Nigeria accounts for 25% of malaria cases worldwide – WHO

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The World Health Organization has said that 25 per cent of Malaria cases recorded worldwide are from Nigeria.
The organization, in its World Malaria Report 2018 published a few days ago, said that 15 countries in sub-Saharan Africa and India carried 80 per cent of the global malaria burden.
It also said that five countries accounted for half of all malaria cases worldwide. While Nigeria topped the list with 25 per cent of the cases, the Democratic Republic of the Congo and Mozambique had 11 per cent and five per cent, respectively. India and Uganda had four per cent each.
The report said that most malaria cases in 2017 were in the Africa region with 200 million or 92 per cent, followed by South-East Asia region with five per cent of cases.
It added that researches showed that malaria vectors now resisted insecticides such as pyrethoids, organochlorines, carbamates and organophosphates across the regions of Africa, America, South-East Asia and others.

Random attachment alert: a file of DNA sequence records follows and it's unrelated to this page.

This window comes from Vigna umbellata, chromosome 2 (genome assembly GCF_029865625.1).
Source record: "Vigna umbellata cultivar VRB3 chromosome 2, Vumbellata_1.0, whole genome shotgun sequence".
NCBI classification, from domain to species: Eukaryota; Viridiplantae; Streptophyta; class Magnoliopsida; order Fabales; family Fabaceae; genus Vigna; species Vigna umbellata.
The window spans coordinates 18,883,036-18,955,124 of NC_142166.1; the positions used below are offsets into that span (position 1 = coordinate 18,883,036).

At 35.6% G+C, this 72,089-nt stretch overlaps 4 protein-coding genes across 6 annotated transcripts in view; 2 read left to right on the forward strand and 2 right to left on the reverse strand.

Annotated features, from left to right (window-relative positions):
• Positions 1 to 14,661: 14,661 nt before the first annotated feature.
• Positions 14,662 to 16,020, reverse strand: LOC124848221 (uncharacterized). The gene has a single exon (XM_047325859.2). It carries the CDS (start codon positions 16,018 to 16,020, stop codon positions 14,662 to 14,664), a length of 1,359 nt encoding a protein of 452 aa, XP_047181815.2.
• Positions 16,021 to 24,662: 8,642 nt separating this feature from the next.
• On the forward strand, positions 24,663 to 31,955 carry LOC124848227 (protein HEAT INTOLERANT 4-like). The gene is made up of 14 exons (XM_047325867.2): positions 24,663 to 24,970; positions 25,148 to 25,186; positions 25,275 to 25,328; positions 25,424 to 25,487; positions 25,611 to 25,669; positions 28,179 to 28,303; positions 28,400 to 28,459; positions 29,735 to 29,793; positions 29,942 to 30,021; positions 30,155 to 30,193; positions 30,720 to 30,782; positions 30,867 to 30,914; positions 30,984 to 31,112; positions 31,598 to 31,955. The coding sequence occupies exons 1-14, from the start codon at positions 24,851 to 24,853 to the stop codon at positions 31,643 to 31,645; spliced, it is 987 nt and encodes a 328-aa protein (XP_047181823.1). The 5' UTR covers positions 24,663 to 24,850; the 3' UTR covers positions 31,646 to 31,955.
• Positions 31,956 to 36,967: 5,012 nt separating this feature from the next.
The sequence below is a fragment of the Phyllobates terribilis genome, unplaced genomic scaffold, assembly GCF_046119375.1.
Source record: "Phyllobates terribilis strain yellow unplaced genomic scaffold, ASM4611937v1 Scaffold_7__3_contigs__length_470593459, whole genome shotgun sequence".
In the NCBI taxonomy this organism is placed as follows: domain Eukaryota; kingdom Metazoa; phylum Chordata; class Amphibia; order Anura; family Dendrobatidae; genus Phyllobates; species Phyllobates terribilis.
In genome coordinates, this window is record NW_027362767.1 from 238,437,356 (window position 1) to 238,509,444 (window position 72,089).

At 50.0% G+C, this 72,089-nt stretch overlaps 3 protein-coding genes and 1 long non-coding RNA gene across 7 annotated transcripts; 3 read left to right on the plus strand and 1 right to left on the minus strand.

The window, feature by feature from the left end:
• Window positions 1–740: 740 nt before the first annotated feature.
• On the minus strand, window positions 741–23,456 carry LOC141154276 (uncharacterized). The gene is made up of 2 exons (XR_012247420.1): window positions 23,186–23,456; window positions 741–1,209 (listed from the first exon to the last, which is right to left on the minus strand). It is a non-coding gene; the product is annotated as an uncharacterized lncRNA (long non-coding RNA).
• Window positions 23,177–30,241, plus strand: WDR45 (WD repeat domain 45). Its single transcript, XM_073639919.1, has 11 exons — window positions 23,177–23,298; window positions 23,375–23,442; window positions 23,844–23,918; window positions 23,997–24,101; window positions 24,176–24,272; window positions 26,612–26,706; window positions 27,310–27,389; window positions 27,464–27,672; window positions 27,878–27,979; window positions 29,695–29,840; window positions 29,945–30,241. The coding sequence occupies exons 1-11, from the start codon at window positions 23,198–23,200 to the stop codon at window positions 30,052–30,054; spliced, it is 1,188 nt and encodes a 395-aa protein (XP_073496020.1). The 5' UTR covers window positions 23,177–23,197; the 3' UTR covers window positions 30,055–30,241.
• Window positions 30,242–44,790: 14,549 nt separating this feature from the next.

The report partly reads, “In 2017, an estimated 219 million cases of malaria occurred worldwide, compared with 239 million cases in 2010 and 217 million cases in 2016. Although there were an estimated 20 million fewer malaria cases in 2017 than in 2010, data for the period 2015-2017 highlight that no significant progress in reducing global malaria cases was made in this time frame.”

“The 10 highest burden countries in Africa reported increases in cases of malaria in 2017 compared with 2016. Of these, Nigeria, Madagascar and the Democratic Republic of the Congo had the highest estimated increases, all greater than half a

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